15 June 2006

144721 Essays

I have marked most of the 721 essays. There are some very good evidence-based analyses of diverse countries, all which of which were interesting. There seems to be a general lack of engagement with theory and models of political economy (which really is the core of this course!) What I find often puzzling about these courses is that we give you a healthy selection of study-guide readings that the course controller believes are relevant to the assignments, and most students don’t use them in their assignments. If you’re reading this blog and you can think of a reason why this is so, please note that you can leave anonymous comments on here (click on 'comments' below and click the 'anonymous' button), so feedback would not be able to count against you.
Anyway, while the study guide is by no means the definitive collection of works on this subject, and your own library searching and reading are also vital to success, I should also reiterate that, at postgrad level, one does expect to see evidence that you have read and learnt about something from reliable sources (and, as I said earlier, Wikipedia is not all that reliable!). You should also be able to judge just what kind of case can validly be based upon the reading and evidence that you have dredged up. This expectation must be met in future assignments.


At 6:13 PM, Blogger alberto said...

Hi to all. There is an interesting article at the NZ Herald about racism against Maori people in the Health System. http://www.nzherald.co.nz/section/story.cfm?c_id=1&ObjectID=10386884



At 8:30 PM, Anonymous Anonymous said...

At post grad level? A social science department at a particular university, this year, from under grad, no longer makes available slides till the end of each unit and has started Socratic teaching as a means to get students doing their readings (and it seems to be working).

At 9:10 PM, Blogger Grant Duncan said...

That sounds good. I think I know what you mean (having read Plato), but can you explain what Socratic teaching might be in practice?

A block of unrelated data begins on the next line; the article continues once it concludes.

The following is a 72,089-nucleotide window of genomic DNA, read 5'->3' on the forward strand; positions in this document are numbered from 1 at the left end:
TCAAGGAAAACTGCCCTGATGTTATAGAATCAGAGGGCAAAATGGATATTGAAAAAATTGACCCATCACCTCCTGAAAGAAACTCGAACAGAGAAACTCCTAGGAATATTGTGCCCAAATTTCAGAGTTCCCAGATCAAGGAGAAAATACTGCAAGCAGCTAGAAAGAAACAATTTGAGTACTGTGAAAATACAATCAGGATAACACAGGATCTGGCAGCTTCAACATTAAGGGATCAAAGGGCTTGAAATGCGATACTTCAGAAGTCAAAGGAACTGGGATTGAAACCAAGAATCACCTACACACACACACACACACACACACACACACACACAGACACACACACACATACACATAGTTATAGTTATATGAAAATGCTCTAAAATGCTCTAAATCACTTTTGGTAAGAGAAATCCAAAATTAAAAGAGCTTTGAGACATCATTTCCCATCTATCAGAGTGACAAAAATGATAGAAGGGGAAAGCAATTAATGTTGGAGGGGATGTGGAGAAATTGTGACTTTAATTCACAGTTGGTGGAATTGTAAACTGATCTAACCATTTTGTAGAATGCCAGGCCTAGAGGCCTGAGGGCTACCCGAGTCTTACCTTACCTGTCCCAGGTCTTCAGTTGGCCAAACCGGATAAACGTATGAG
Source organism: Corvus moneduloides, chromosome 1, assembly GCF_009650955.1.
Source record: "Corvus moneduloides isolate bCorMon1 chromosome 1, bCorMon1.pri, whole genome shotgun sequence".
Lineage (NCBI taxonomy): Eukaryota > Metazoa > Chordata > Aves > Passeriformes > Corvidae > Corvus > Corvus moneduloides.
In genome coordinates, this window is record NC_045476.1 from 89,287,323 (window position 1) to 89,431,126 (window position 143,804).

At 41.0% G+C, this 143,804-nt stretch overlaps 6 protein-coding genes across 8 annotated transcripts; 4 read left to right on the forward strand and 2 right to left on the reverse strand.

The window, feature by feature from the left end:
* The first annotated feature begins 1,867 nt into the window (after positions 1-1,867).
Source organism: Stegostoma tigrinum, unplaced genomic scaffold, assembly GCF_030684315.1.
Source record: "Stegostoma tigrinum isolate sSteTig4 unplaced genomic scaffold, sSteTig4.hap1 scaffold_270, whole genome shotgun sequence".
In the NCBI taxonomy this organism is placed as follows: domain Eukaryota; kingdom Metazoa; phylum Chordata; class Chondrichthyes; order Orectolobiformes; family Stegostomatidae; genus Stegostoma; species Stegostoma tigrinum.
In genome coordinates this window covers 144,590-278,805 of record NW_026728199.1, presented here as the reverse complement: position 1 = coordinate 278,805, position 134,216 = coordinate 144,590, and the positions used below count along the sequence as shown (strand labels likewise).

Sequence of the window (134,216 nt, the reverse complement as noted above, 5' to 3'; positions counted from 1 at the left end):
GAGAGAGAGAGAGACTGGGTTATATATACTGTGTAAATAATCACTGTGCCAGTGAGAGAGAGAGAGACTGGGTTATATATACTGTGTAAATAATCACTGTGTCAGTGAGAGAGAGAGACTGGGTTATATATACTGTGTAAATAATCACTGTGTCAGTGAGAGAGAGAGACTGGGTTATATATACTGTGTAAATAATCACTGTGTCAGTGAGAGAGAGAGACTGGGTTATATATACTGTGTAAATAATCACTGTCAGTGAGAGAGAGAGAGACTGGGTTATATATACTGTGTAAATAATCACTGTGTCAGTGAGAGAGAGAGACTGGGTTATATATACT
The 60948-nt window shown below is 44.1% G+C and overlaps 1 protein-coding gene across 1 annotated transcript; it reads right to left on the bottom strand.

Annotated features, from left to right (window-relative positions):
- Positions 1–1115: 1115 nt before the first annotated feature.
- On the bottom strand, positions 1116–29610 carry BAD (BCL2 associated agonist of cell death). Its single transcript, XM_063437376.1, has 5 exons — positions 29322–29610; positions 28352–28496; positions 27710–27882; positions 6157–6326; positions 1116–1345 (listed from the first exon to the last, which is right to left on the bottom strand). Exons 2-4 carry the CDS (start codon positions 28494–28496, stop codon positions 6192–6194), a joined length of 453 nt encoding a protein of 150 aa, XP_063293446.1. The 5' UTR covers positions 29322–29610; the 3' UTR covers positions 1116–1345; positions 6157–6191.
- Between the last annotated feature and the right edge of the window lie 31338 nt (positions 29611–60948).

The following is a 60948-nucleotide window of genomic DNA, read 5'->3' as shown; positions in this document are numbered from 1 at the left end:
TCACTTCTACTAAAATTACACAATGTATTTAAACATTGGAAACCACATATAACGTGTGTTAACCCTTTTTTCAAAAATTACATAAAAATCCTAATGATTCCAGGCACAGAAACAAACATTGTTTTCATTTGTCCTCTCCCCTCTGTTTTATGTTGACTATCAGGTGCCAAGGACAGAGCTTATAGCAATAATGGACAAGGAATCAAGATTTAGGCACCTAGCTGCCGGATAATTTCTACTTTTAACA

At 1:25 PM, Anonymous Anonymous said...

It is mainly practiced (and most brutally) at law schools to give students practice 'thinking on their feet'. However, in sociology at the first lecture, a roll of students is passed around and students are asked to indicate the row they wish to sit in for the rest of the course to enable the teacher to address questions to individual students. In practice, the questions, at least in sociology are quite soft. In the main, it is not done as a way to communicate substantive, core information. Each lecture, a student is asked two questions, they are always the same, the first: 'what did you find interesting from X's article?' and near the end of the lecture: 'what do you think of concept Y?' or 'can you think of an example of Y?'. We are always advised, the required reading for the next lecture, usually 25 pages per night, which I find more than manageable at stage 3.

At 7:55 PM, Anonymous Anonymous said...

For a demonstration of the Socratic method (I ask the questions, you give the answer, then I ask you another question)you might still be able to locate a copy of "The Paper Chase" - I know the movie starred Timothy Bottoms. The method was practised at Victoria's law school when I was there in the 1970's. Geoffrey Palmer was legendary in his use of it, but I missed having him by a year. It certainly was challenging and did lead to better understanding.

Mark V


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